Experiential marketing agency We’re Magnetic counts Netflix, Samsung and American Express among their clients. The globally-minded company has offices in New York, London, and Los Angeles. We're Magnetic President Jessica Reznick is an evangelist for understanding the needs of Generation Z. She shared her insights with us for engaging the next generation.
The Vendry: We're Magnetic is known for working with Gen Z. How do you define that generation? What makes someone a member of Gen Z?
Reznick: I think the easiest way to think about Gen Z is those born after the mid '90s. The oldest are in their mid 20s; the youngest are teens. A lot of them are getting ready for college– whether they are currently looking at and applying to schools, or enrolled. What I really love about Gen Z as a generation is they are old souls. They show a lot of the values that their parents, the Gen X-ers, really put a strong emphasis on like independence and entrepreneurial spirit. They have jobs at an early age or a side hustle and they place a high priority on financial independence. I’m excited about designing for Gen Z, because everyone's been talking about Millennials for so long. Even though I am a cusp Millennial, my values align more strongly with the X-ers. So I love seeing this new generation come up and bring those back.
The Vendry: So since Gen Z has these unique generational values, it must take a special kind of event to reach them. What’s an example of an activation that you've done that has been built to reach Gen Z where they’re at?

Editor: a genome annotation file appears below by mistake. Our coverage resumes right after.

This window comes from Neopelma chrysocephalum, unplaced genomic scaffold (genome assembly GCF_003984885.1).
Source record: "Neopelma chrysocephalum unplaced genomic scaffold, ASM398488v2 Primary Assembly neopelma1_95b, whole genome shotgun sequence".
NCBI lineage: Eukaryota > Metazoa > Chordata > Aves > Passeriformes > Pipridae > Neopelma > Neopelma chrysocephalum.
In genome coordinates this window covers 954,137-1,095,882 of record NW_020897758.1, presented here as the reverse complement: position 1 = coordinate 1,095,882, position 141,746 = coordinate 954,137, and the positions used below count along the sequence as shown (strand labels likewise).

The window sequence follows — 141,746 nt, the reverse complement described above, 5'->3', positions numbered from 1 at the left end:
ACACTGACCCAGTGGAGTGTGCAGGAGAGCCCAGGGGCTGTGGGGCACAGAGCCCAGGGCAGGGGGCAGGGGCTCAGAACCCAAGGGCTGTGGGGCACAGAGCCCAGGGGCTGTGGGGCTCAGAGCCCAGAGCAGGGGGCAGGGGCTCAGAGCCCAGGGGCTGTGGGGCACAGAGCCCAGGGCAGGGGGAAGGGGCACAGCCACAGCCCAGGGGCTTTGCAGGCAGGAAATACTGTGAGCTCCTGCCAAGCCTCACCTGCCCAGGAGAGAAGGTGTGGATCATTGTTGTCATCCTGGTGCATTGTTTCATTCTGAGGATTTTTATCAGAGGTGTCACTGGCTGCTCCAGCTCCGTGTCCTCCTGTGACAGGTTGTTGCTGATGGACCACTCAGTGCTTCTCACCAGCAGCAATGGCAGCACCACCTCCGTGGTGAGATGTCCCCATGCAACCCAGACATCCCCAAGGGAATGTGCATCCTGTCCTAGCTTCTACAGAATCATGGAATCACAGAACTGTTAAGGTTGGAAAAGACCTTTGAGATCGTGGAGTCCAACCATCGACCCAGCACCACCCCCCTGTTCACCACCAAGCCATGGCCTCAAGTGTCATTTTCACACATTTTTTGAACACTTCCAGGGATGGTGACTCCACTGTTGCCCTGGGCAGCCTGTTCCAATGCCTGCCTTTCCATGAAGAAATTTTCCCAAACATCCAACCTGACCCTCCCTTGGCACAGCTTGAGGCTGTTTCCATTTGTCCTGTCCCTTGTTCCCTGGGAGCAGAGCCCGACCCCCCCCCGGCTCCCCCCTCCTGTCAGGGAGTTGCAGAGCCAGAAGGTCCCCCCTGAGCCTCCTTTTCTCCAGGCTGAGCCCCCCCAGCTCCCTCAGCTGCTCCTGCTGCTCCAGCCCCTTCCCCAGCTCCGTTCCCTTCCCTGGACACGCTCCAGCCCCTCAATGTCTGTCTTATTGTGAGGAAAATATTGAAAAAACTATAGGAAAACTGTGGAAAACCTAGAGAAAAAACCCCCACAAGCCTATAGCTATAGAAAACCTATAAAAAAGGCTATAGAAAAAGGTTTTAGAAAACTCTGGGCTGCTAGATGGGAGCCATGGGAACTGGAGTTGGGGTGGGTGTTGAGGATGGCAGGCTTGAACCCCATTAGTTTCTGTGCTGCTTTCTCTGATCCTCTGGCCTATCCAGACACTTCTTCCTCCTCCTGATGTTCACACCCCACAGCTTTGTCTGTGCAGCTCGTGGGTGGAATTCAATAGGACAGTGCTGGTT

Reznick: I'll be honest about the fact that historically most of our experiences have been tailored more to the Millennial because that's what brands have wanted us to focus on. Being able to focus on Gen Z is a passion of mine and something that we're urging our brands to consider faster so that they're not playing catch up with this generation. We do have a partnership with Samsung America and they are a very experience-focused brand. We work with them in their 837 space in New York City. Recently, we did an event with them to promote the Fortnite World Cup. The experience encouraged competition, which is something we see Gen Z embracing, whereas Millennials prioritize collaboration. Then again, Fortnite and their World Cup isn’t just a game but a social network to meet new friends.
There's also a lot of conversation at 837 about inclusivity and diversity in the workplace. Gen Z is one of the most diverse generations we've seen yet, and they really do see the world differently in terms of looking at gender and how they talk about themselves and how they see themselves.
The Vendry: Authenticity has become so important for brands these days. Could you talk about how you see the definition of authenticity evolving?
Reznick: I’m not sure it’s evolving so much as we’re getting clarity about Gen Z’s expectations regarding brands. They expect that a brand is going to be in conversation with them. They want brands to walk the walk. If a brand says they stand for something, Gen Z expects them to follow through with actions. This is a generation that wants to have a direct creative relationship with brands.
For example, a few years ago we did an Instagram Stories festival in Cologne to launch Stories in Germany. Obviously, at the time that was to be competitive with Snapchat, and Instagram did a good job as they are now among the top brands for Gen Z. The event was in partnership with Wieden+Kennedy and resembled the type of festival environment that Millennials go to. So you had everything from a giant swimming pool and ball pit with palm trees to a ‘bubble bar’ and prism room that would give you the perfect rainbow lighting for Instagram shots.
The environment was designed to share purposefully and to entertain; however, the focus was a content contest and it was to create localized stories and promoted through Instagram Stories and through the brand itself. You could win for sharing your best local story through the platform. And so all the messaging really encouraged the generation to start creating content around their local city, in this case, Cologne.